MEDFORD — When Dorothy Rubin Schepps thinks of Michael Bloomberg, the billionaire media mogul and former New York City mayor, her mind always goes back to her honors literature class with Ms. Kathleen Sharkey, senior year at Medford High School.
The class was assigned a research paper and her classmate, a young Bloomberg, wrote about a discredited conspiracy theory that President Franklin D. Roosevelt knew the Japanese planned to attack Pearl Harbor and allowed it to happen to galvanize support for war with Nazi Germany. As Schepps recalled, Bloomberg’s assignment rattled Sharkey, a notoriously tough teacher who adored Roosevelt and suffered no fools.
"Bloomberg, I’m not even going to read this paper,” she snapped as she threw it back at him. Undeterred, he submitted the paper to his honors history teacher, according to a 2009 biography. Bloomberg got an “A.”
“Even at 18, Michael was thinking outside the box," said Schepps, 77, who counts herself among Bloomberg’s supporters in the heated Democratic presidential primary. "We realized in retrospect that he was smarter than Medford High.”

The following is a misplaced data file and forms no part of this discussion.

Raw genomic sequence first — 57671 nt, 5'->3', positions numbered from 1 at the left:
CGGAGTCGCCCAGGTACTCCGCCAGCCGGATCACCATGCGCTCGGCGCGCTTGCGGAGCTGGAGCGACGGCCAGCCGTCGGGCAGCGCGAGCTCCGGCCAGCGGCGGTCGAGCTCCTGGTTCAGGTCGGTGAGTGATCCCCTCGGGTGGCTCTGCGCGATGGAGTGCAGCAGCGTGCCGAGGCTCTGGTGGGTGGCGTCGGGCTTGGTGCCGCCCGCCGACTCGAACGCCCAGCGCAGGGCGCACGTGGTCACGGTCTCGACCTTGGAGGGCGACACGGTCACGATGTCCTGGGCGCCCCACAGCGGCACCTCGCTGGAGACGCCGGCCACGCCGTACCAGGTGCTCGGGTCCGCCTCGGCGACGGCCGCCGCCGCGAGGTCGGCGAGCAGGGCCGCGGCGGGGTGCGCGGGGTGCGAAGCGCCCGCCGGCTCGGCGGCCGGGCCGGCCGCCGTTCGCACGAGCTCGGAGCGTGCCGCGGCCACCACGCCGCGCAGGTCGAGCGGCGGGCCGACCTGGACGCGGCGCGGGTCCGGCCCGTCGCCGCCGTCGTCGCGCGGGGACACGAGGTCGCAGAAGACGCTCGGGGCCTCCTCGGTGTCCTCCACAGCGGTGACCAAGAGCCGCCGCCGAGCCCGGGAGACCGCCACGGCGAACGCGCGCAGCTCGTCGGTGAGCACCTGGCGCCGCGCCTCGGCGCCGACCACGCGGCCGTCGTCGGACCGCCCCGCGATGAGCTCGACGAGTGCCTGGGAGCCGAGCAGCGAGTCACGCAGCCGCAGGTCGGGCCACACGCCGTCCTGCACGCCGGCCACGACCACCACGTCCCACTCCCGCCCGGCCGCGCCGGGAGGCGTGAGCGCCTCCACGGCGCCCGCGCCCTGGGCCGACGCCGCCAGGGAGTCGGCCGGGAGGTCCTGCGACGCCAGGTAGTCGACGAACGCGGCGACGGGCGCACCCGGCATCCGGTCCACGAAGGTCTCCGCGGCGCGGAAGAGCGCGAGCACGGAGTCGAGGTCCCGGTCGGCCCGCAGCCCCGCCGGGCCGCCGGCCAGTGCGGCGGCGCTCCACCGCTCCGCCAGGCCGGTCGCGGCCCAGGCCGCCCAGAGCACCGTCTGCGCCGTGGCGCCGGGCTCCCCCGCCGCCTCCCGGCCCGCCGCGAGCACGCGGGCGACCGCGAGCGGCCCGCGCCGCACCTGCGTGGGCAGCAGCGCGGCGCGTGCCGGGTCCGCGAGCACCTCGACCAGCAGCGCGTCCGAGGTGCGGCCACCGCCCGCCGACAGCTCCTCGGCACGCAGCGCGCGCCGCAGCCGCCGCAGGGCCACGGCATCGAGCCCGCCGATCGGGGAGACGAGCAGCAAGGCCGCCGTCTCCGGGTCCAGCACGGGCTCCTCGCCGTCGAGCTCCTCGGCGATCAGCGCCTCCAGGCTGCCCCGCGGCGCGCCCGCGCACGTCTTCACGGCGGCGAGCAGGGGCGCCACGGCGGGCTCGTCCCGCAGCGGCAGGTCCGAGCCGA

Six decades later, Bloomberg, 78, finds himself in the thick of the race for the nomination, thanks in part to his staggering wealth — estimated by Forbes at more than $60 billion — which has allowed him to flood the airwaves with campaign advertisements despite being one of the last entrants into a crowded field.
As he did with his high school essay, Bloomberg is running a campaign that is trying to rattle and, perhaps, outsmart the political establishment, potentially upending the way presidential nominees have been picked for the past half-century.
When he entered the race in the late fall, Bloomberg said he didn’t have enough time to compete in the first four states — Iowa, New Hampshire, Nevada, and South Carolina. Since 1972, no one in either party has become the nominee without doing well in Iowa and New Hampshire. Yet Bloomberg has argued that he can pull it off, in part because he’s willing to personally bankroll his campaign with hundreds of millions of dollars to disrupt what remains of a large and unsettled Democratic field.